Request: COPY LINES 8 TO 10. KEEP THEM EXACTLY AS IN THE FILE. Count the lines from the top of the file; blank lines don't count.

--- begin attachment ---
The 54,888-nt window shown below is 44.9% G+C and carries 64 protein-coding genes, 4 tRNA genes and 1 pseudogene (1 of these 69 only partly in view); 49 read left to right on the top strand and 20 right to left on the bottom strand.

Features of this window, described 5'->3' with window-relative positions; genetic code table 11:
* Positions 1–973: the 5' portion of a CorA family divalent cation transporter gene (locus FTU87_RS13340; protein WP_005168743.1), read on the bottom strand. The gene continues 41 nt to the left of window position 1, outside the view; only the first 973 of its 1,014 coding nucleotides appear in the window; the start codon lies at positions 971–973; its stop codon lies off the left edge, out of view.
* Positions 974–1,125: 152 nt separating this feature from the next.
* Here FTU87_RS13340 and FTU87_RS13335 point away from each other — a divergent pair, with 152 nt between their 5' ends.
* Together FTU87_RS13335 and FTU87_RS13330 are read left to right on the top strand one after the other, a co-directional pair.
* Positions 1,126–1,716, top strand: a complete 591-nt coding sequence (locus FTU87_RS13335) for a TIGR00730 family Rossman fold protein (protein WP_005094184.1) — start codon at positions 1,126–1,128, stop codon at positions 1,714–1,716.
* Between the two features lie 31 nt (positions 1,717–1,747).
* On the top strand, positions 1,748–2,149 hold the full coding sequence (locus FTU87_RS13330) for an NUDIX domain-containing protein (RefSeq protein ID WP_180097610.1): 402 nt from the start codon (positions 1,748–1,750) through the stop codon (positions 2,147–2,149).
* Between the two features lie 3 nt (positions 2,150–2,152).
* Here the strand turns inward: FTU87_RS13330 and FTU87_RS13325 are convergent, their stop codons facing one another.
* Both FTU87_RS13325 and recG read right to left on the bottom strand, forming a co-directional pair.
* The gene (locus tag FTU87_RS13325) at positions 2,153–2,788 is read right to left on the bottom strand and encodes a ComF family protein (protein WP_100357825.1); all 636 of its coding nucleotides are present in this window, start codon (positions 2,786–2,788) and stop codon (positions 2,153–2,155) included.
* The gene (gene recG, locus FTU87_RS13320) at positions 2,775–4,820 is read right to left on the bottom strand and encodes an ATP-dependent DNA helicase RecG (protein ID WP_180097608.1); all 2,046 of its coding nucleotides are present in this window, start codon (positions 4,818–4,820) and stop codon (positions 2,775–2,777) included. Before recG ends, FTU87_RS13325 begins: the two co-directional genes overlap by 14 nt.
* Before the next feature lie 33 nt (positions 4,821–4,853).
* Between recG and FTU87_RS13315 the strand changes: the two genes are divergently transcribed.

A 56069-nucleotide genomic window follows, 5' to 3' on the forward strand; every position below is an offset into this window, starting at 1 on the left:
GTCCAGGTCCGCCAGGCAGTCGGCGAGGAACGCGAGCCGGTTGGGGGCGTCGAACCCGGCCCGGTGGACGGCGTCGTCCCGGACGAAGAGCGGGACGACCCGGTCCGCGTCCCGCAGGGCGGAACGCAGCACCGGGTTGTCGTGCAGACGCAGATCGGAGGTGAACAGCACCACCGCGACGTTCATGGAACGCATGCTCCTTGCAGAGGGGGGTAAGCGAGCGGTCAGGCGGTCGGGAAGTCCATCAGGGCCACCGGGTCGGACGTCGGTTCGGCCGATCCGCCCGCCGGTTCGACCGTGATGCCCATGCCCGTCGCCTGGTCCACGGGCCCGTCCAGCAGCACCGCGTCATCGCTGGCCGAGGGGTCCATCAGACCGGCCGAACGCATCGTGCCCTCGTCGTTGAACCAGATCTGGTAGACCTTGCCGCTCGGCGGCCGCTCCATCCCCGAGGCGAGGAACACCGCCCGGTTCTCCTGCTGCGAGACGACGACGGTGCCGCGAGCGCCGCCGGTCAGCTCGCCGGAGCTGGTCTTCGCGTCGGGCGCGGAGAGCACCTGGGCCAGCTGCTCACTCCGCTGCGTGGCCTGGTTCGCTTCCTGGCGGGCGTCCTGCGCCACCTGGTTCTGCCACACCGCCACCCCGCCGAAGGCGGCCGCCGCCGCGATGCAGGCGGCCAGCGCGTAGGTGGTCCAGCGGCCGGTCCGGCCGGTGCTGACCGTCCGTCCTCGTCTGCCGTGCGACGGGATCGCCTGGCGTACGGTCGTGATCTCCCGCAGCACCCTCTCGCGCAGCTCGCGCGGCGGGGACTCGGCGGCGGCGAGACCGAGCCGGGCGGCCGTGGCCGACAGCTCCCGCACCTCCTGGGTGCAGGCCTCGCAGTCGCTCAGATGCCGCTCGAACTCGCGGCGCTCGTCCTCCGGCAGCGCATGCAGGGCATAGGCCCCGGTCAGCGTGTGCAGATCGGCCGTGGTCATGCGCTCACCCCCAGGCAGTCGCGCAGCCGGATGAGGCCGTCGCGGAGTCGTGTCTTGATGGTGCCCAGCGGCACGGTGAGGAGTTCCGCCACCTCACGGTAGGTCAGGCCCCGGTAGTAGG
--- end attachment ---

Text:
* Between the two features lie 31 nt (positions 1,717–1,747).
* On the top strand, positions 1,748–2,149 hold the full coding sequence (locus FTU87_RS13330) for an NUDIX domain-containing protein (RefSeq protein ID WP_180097610.1): 402 nt from the start codon (positions 1,748–1,750) through the stop codon (positions 2,147–2,149).
* Between the two features lie 3 nt (positions 2,150–2,152).